"The Trap" opens with an anecdote hinting at one possible solution: Sell out. Milling about a wedding party, Brook sheepishly confesses his book's thesis to a young man who works for Goldman Sachs. To Brook's surprise, it turns out the guy's a leftist who went to Wall Street only after years of trying, and failing, to make it as a muckraking journalist. "That's how hegemony works," the reluctant broker tells Brook. "The system can contain all of the dissenters." The other option, to use Brook's terminology, is to be a saint. Let your student loans fall into default, rent a cheap, dingy room, go without healthcare, plan on staying childless; that's the price you pay for following your passion or adhering to your ethics.

To his credit, Brook isn't out to pass judgment on his subjects or chastise them for the compromises they've made. Instead, his salient point is that the dichotomy foisted on us -- becoming a sellout or a saint -- is one that "has no place in a prosperous modern democracy."

Beginning with the Gramsci-quoting Goldman Sachs employee, Brook tells countless stories of young people wrestling with similar trade-offs. He speaks to Claire, a 27-year-old New Yorker lucky enough to escape the purgatory of wage slavedom. She's secured a 9-to-5 job at a nonprofit combating sex trafficking, but like so many altruistic industries -- from public-interest law to social work -- it doesn't pay enough to cover necessities like rent and food. So Claire spends 14 hours each weekend working as a waitress on the Upper West Side. There's also Karl, co-director of San Francisco's Living Wage Coalition, who lives in a humble boarding house and has to take paying gigs on the side to make ends meet; and Brendan, a former lawyer at the progressive Center for the Study of Responsive Law, who switched career tracks for the bigger paycheck needed to buy a house within commuting distance of D.C.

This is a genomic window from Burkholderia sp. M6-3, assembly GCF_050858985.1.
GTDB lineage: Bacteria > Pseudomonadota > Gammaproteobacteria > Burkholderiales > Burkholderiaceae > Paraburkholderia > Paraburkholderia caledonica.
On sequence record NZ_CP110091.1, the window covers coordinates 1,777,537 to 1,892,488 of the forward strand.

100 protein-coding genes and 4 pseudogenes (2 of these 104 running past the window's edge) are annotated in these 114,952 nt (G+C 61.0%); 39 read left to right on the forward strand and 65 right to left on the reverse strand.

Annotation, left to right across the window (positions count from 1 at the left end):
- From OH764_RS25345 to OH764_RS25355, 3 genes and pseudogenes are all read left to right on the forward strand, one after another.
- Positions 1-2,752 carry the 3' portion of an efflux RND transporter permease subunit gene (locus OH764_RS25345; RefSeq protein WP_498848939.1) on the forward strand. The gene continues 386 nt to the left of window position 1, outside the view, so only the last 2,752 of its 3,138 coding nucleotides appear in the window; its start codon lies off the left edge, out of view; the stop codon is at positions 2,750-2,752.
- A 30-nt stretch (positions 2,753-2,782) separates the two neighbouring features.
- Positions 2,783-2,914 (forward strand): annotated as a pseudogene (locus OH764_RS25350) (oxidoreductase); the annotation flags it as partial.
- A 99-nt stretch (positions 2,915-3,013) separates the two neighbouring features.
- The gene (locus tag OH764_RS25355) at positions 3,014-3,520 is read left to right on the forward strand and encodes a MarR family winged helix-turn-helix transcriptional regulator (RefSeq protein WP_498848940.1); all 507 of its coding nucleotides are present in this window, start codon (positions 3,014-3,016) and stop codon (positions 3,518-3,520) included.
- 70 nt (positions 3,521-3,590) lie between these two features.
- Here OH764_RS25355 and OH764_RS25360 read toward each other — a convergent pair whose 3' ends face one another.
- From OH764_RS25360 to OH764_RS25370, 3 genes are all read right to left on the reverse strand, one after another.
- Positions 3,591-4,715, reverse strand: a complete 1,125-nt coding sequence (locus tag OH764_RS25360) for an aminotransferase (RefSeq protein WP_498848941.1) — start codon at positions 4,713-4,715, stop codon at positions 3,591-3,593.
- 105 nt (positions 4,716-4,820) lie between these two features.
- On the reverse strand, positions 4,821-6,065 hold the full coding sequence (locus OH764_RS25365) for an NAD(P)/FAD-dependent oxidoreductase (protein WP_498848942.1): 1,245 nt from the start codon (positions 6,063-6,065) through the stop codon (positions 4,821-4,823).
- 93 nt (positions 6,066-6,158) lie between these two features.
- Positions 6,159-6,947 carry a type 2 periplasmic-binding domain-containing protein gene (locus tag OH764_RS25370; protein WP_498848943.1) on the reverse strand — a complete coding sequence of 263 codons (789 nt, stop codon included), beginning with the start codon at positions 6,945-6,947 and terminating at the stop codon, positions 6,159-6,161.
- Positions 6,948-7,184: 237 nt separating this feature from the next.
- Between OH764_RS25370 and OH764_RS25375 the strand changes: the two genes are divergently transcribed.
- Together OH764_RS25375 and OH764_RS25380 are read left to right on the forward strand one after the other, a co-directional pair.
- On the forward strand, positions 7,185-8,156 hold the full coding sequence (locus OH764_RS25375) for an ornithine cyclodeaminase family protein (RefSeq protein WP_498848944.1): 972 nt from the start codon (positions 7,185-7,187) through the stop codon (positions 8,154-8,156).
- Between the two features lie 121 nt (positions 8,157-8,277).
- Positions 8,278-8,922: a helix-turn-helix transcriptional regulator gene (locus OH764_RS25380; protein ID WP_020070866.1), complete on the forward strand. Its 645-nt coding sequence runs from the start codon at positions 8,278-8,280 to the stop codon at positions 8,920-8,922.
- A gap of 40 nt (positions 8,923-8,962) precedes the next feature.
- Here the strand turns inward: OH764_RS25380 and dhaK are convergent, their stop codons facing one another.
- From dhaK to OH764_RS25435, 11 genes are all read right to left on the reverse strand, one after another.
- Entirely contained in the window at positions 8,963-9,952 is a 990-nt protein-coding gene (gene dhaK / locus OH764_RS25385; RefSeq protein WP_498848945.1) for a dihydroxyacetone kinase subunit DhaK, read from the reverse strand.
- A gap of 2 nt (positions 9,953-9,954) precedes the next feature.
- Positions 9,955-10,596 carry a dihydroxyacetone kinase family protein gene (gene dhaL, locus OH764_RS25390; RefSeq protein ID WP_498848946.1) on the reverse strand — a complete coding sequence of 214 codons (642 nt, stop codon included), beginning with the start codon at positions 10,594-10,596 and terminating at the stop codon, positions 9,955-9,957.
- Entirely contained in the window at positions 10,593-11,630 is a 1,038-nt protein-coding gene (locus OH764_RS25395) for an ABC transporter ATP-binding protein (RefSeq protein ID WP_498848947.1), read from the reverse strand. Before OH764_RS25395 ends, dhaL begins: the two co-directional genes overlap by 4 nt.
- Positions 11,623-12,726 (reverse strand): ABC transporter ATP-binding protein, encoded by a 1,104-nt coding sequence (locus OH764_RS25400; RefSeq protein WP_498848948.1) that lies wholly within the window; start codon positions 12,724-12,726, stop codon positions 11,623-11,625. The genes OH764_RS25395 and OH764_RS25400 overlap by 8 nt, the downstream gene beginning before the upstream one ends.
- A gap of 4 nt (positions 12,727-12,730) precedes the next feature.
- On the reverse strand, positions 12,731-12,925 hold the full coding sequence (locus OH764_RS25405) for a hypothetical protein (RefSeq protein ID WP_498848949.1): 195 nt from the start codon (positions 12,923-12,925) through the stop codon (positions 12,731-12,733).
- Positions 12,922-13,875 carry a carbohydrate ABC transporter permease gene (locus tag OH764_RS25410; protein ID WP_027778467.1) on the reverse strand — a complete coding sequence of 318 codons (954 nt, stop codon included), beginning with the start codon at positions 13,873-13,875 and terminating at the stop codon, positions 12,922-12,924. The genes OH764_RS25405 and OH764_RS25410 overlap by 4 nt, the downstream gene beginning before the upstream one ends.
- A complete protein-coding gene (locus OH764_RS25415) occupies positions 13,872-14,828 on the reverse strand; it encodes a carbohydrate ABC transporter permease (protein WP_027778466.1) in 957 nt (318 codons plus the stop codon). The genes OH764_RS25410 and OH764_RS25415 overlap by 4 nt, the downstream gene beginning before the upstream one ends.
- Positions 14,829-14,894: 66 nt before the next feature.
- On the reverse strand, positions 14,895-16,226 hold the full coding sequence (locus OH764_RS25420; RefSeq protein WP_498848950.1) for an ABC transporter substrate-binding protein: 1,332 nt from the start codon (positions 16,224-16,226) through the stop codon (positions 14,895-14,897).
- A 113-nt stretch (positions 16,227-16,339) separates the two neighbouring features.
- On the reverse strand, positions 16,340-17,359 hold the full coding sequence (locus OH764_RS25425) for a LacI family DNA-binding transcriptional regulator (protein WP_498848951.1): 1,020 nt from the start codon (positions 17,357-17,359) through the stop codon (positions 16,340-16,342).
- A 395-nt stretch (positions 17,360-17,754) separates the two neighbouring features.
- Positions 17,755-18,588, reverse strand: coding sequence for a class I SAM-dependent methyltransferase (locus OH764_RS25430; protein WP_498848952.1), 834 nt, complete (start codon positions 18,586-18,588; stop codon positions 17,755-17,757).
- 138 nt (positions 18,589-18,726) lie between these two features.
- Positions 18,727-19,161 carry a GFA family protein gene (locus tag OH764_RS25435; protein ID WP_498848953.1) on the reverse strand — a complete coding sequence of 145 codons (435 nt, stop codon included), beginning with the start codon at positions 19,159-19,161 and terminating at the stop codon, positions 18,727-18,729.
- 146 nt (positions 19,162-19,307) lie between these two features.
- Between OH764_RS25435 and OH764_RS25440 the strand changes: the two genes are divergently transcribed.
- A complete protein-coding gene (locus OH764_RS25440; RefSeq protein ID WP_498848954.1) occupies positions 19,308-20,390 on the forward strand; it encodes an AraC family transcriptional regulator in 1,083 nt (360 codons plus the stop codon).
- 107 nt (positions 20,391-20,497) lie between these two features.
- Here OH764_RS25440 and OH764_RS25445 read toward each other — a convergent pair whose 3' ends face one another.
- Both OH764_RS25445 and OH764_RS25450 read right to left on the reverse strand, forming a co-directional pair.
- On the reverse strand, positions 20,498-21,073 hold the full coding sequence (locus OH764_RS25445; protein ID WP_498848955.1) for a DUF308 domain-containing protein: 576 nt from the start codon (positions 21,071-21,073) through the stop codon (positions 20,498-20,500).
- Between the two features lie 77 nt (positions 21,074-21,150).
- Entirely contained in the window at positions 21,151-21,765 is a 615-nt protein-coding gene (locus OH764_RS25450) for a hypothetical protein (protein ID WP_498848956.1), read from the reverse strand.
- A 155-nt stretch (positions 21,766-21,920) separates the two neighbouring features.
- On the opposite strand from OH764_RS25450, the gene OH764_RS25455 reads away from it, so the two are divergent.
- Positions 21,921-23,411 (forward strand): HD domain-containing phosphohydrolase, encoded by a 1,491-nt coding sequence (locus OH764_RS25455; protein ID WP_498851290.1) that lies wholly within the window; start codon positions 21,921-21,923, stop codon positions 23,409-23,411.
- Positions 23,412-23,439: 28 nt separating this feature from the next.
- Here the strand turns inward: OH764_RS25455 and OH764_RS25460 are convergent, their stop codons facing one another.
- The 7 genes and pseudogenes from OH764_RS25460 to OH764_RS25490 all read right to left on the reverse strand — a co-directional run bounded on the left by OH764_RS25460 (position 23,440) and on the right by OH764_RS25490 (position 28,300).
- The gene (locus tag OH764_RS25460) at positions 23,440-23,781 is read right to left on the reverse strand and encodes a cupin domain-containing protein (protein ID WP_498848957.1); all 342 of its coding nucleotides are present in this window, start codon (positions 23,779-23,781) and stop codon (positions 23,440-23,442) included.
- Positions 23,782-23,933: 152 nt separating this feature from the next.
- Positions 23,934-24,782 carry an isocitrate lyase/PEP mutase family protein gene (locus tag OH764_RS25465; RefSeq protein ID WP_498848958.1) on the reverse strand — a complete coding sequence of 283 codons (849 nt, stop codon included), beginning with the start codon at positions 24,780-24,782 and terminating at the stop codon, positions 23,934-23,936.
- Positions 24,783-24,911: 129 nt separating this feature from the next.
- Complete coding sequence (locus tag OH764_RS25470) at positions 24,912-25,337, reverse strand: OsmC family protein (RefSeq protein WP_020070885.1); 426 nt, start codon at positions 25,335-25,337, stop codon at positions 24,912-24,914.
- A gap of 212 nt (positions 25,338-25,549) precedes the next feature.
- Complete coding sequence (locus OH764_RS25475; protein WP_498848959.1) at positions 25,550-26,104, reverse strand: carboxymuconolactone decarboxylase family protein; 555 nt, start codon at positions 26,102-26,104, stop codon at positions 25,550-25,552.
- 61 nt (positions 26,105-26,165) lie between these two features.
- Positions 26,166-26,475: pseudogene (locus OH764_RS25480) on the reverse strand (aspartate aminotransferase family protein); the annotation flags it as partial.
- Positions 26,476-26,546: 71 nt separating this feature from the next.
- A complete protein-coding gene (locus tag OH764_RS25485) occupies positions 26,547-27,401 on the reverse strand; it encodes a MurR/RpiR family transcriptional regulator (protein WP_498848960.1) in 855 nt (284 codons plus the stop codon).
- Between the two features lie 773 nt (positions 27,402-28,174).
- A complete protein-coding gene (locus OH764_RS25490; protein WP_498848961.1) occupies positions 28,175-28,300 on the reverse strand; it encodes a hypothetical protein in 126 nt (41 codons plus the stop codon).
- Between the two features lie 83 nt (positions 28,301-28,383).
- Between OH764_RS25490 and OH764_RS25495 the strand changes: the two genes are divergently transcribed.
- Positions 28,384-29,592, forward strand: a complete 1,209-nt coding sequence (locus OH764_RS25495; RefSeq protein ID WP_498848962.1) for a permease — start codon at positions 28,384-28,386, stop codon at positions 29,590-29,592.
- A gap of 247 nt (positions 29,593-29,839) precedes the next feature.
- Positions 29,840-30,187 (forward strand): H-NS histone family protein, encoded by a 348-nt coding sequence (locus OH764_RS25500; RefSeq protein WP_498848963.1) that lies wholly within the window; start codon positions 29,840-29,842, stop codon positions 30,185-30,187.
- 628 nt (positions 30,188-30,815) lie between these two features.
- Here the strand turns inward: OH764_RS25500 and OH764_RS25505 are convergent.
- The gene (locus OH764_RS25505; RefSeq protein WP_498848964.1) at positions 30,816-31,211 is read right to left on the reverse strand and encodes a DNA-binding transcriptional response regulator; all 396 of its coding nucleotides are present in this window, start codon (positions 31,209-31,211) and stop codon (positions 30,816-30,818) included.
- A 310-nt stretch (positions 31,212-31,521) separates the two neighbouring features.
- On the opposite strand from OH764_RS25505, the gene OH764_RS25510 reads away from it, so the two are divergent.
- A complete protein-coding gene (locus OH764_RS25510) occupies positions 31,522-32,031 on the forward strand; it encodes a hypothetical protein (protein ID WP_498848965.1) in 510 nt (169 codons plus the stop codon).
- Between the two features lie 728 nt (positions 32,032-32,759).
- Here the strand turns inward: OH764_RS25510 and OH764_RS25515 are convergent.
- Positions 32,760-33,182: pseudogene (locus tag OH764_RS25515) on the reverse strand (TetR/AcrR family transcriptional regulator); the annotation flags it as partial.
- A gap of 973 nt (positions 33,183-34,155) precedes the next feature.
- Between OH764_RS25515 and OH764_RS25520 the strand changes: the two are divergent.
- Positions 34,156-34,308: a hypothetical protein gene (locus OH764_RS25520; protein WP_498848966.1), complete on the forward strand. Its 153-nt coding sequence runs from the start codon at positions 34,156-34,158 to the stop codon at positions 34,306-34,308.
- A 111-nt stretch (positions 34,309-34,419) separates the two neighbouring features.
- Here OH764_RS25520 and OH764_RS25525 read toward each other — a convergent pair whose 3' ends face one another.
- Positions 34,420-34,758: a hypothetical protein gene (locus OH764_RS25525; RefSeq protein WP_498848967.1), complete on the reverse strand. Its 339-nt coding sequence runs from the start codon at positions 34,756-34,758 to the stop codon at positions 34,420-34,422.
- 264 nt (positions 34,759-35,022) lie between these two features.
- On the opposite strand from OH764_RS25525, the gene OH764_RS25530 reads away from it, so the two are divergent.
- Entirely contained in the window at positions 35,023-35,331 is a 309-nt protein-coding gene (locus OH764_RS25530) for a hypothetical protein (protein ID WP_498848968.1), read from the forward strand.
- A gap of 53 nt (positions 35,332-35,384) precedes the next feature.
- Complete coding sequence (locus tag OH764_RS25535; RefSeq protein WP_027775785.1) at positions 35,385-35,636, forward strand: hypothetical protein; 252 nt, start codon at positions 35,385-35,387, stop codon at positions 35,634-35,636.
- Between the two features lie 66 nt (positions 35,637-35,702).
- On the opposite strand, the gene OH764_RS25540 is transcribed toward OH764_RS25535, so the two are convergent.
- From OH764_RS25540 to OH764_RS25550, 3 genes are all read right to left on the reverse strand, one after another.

Public service and penury, Brook demonstrates, too often go hand in hand. As a result, "the activist community has become an assemblage of idealistic young people taking a few years off before professional school or a corporate job, a handful of liberal trustfunders, and a slew of eccentric nonconformists."

Brook's analysis is strongest -- and most shocking -- when he compares the current situation to the experiences of the previous generation. The 1960s and 1970s were a high-water mark of social mobility in the United States, with education serving as the great equalizer. In those days a Pell Grant covered nearly three-quarters of a student's college tuition; today, the portion has fallen to one-third. It's difficult to fathom that many high-quality public schools like CUNY and Berkeley were once free, and private ones reasonably priced. Brook points out that Ronald Reagan instituted tuition at Berkeley -- reversing a 100-year-old tradition -- only after the Free Speech Movement of the early 1960s, a ploy to punish radicals. "In the end," Brook writes, "tuition and other conservative economic policies did more to undermine student activism than any CIA-style investigation ever could.""